Chances are, if you’ve had back pain or leg pain, you’ve heard the term Sciatica.
So what is it?
Sciatica refers to an injury to or compression of the Sciatic Nerve. This is a very large nerve that originates in the lower back and runs down the back of each leg.
To give a bit of background detail… nerves innervate our whole bodies, and via electrical impulses, provide both power to the muscles and sensation to the skin. When a nerve is injured or compressed, we can experience symptoms of pain, weakness, numbness, or tingling.
Symptoms of Sciatica:
Pain that can go down the back of the leg (from the gluts, down into the back of the thigh, into the calf, and into the top or sole of the foot)
Numbness along the same area
Weakness in the leg with certain movements (e.g., does your foot get caught tripping as you walk? Are you able to walk on your toes?)
Tingling along the same area
Causes of Sciatica?
Disc bulges or herniations in the lumbar spine (the disc can press on the nerve)
Spinal stenosis (the canal through which the Sciatic nerve travels has narrowed due to arthritic changes and that can cause pressure on the nerve)
Piriformis syndrome (muscles in the glut area can get tight and compress the nerve as well)
If you are experiencing any Sciatic symptoms and they are not improving/worsening after 2-3 days, then Physiotherapy can likely help!
We do a thorough assessment to find the source of the nerve compression and provide:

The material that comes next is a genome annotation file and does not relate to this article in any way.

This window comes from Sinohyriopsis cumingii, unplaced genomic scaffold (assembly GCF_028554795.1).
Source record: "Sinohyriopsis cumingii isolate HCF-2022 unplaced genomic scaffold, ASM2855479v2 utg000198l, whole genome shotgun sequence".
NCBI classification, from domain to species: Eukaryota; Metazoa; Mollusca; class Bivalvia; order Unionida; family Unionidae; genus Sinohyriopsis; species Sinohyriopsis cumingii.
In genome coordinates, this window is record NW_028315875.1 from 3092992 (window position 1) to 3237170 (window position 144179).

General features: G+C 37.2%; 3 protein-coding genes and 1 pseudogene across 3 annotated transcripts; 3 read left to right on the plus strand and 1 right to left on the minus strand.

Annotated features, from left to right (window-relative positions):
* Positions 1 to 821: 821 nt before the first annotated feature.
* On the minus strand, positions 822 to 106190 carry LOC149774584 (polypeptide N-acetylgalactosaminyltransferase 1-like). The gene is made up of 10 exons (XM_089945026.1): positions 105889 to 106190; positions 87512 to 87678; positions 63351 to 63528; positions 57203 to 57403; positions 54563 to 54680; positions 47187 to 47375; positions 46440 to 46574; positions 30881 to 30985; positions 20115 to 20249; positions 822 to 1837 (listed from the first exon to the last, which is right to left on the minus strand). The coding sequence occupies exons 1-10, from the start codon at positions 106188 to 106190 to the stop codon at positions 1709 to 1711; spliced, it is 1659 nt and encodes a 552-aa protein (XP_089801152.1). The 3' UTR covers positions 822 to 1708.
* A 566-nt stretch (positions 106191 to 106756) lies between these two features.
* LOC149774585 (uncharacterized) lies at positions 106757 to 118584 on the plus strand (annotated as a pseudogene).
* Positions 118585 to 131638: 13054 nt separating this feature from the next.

Manual therapy techniques to relax tight muscles and help the nerve glide more easily
Additionally, manual therapy techniques can help take the pressure off from disc bulge or herniation and improve joint mobility
Exercise therapy to strengthen the back and core, stretch the tight musculature, and glide the nerve more freely
There are exercises we can show you that also help take the pressure off the nerve if the compression is happening in the spine
PT Kristina performing the slump test
If you’re not sure, you can always give us a call and ask one of our physiotherapists!
Other recommendations in the meantime:
Performing gentle stretches like the image above can help relieve symptoms!
Try ice or heat on your back or gluts
Speak to your primary physician regarding pain management options
Avoid exclusive backrest
If you are doing any exercises that aggravate your symptoms, STOP them temporarily
Reduce your general activity i.e. “take it easy” for the first few days
Alternate positions (sit, stand, walk) rather than doing one for a prolonged time
Do not lift anything heavy, e.g. >20 lb, especially from the floor
Do not ignore this issue for weeks because it likely WILL get worse and it will then take longer to heal…
If you would like to learn more or book your initial physiotherapy assessment along with treatment, book your appointment now.